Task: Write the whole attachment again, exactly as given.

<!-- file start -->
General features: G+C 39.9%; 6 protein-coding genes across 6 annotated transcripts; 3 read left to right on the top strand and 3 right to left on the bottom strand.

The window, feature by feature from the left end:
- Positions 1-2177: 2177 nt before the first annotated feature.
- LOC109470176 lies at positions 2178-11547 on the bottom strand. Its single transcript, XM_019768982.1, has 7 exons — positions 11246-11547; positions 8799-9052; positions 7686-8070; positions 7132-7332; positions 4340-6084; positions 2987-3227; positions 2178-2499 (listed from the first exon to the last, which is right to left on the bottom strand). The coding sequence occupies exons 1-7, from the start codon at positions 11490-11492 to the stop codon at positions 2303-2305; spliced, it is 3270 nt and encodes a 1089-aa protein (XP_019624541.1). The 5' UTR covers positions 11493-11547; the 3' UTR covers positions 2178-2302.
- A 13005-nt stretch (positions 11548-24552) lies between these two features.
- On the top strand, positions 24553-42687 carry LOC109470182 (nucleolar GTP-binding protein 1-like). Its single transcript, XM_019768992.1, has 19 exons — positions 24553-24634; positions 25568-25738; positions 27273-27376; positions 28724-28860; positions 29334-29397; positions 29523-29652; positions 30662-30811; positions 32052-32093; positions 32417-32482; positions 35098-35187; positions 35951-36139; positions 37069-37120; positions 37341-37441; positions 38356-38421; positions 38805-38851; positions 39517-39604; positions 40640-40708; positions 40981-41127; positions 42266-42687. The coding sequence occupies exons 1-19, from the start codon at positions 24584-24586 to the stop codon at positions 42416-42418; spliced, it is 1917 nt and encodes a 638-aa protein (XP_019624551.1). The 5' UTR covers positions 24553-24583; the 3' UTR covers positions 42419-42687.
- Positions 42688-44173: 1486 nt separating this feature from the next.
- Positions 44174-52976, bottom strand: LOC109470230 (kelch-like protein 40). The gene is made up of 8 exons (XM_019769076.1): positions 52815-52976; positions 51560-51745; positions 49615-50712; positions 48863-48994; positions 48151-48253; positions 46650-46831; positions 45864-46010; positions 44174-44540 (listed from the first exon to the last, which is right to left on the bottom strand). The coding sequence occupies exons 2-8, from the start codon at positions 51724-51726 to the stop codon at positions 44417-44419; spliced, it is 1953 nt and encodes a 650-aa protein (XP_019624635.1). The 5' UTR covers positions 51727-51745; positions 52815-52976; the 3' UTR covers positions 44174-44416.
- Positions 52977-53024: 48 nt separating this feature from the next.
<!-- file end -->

General features: G+C 39.9%; 6 protein-coding genes across 6 annotated transcripts; 3 read left to right on the top strand and 3 right to left on the bottom strand.

The window, feature by feature from the left end:
- Positions 1-2177: 2177 nt before the first annotated feature.
- LOC109470176 lies at positions 2178-11547 on the bottom strand. Its single transcript, XM_019768982.1, has 7 exons — positions 11246-11547; positions 8799-9052; positions 7686-8070; positions 7132-7332; positions 4340-6084; positions 2987-3227; positions 2178-2499 (listed from the first exon to the last, which is right to left on the bottom strand). The coding sequence occupies exons 1-7, from the start codon at positions 11490-11492 to the stop codon at positions 2303-2305; spliced, it is 3270 nt and encodes a 1089-aa protein (XP_019624541.1). The 5' UTR covers positions 11493-11547; the 3' UTR covers positions 2178-2302.
- A 13005-nt stretch (positions 11548-24552) lies between these two features.
- On the top strand, positions 24553-42687 carry LOC109470182 (nucleolar GTP-binding protein 1-like). Its single transcript, XM_019768992.1, has 19 exons — positions 24553-24634; positions 25568-25738; positions 27273-27376; positions 28724-28860; positions 29334-29397; positions 29523-29652; positions 30662-30811; positions 32052-32093; positions 32417-32482; positions 35098-35187; positions 35951-36139; positions 37069-37120; positions 37341-37441; positions 38356-38421; positions 38805-38851; positions 39517-39604; positions 40640-40708; positions 40981-41127; positions 42266-42687. The coding sequence occupies exons 1-19, from the start codon at positions 24584-24586 to the stop codon at positions 42416-42418; spliced, it is 1917 nt and encodes a 638-aa protein (XP_019624551.1). The 5' UTR covers positions 24553-24583; the 3' UTR covers positions 42419-42687.
- Positions 42688-44173: 1486 nt separating this feature from the next.
- Positions 44174-52976, bottom strand: LOC109470230 (kelch-like protein 40). The gene is made up of 8 exons (XM_019769076.1): positions 52815-52976; positions 51560-51745; positions 49615-50712; positions 48863-48994; positions 48151-48253; positions 46650-46831; positions 45864-46010; positions 44174-44540 (listed from the first exon to the last, which is right to left on the bottom strand). The coding sequence occupies exons 2-8, from the start codon at positions 51724-51726 to the stop codon at positions 44417-44419; spliced, it is 1953 nt and encodes a 650-aa protein (XP_019624635.1). The 5' UTR covers positions 51727-51745; positions 52815-52976; the 3' UTR covers positions 44174-44416.
- Positions 52977-53024: 48 nt separating this feature from the next.